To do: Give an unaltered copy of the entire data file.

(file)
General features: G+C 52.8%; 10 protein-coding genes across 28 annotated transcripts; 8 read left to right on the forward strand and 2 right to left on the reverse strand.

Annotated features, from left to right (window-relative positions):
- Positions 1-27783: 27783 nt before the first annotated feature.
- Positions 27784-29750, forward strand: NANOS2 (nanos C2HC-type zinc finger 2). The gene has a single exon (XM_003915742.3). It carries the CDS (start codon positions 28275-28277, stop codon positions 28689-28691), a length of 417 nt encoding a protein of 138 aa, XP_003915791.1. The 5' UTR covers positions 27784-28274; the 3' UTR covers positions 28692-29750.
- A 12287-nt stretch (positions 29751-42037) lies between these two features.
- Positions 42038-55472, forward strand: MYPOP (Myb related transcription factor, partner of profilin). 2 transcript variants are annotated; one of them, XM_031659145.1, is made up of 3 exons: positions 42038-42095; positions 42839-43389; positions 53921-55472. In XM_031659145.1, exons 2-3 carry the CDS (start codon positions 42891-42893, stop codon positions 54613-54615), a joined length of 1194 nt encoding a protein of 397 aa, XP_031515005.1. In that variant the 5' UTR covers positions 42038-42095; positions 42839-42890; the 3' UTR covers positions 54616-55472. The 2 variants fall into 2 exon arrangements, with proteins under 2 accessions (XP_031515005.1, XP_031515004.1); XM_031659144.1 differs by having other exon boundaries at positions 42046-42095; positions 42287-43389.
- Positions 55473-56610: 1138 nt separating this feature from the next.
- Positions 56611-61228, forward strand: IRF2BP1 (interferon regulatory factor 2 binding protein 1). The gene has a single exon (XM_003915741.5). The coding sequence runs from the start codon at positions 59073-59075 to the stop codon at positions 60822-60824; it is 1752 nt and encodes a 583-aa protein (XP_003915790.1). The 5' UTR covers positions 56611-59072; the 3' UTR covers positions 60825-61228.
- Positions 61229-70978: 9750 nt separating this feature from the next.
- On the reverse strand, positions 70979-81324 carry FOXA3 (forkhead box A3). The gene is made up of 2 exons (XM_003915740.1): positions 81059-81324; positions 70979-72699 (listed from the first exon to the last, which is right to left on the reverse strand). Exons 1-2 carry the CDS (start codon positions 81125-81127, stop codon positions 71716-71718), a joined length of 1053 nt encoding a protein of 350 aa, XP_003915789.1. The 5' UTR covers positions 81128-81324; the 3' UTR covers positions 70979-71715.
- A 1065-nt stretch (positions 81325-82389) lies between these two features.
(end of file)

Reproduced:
General features: G+C 52.8%; 10 protein-coding genes across 28 annotated transcripts; 8 read left to right on the forward strand and 2 right to left on the reverse strand.

Annotated features, from left to right (window-relative positions):
- Positions 1-27783: 27783 nt before the first annotated feature.
- Positions 27784-29750, forward strand: NANOS2 (nanos C2HC-type zinc finger 2). The gene has a single exon (XM_003915742.3). It carries the CDS (start codon positions 28275-28277, stop codon positions 28689-28691), a length of 417 nt encoding a protein of 138 aa, XP_003915791.1. The 5' UTR covers positions 27784-28274; the 3' UTR covers positions 28692-29750.
- A 12287-nt stretch (positions 29751-42037) lies between these two features.
- Positions 42038-55472, forward strand: MYPOP (Myb related transcription factor, partner of profilin). 2 transcript variants are annotated; one of them, XM_031659145.1, is made up of 3 exons: positions 42038-42095; positions 42839-43389; positions 53921-55472. In XM_031659145.1, exons 2-3 carry the CDS (start codon positions 42891-42893, stop codon positions 54613-54615), a joined length of 1194 nt encoding a protein of 397 aa, XP_031515005.1. In that variant the 5' UTR covers positions 42038-42095; positions 42839-42890; the 3' UTR covers positions 54616-55472. The 2 variants fall into 2 exon arrangements, with proteins under 2 accessions (XP_031515005.1, XP_031515004.1); XM_031659144.1 differs by having other exon boundaries at positions 42046-42095; positions 42287-43389.
- Positions 55473-56610: 1138 nt separating this feature from the next.
- Positions 56611-61228, forward strand: IRF2BP1 (interferon regulatory factor 2 binding protein 1). The gene has a single exon (XM_003915741.5). The coding sequence runs from the start codon at positions 59073-59075 to the stop codon at positions 60822-60824; it is 1752 nt and encodes a 583-aa protein (XP_003915790.1). The 5' UTR covers positions 56611-59072; the 3' UTR covers positions 60825-61228.
- Positions 61229-70978: 9750 nt separating this feature from the next.
- On the reverse strand, positions 70979-81324 carry FOXA3 (forkhead box A3). The gene is made up of 2 exons (XM_003915740.1): positions 81059-81324; positions 70979-72699 (listed from the first exon to the last, which is right to left on the reverse strand). Exons 1-2 carry the CDS (start codon positions 81125-81127, stop codon positions 71716-71718), a joined length of 1053 nt encoding a protein of 350 aa, XP_003915789.1. The 5' UTR covers positions 81128-81324; the 3' UTR covers positions 70979-71715.
- A 1065-nt stretch (positions 81325-82389) lies between these two features.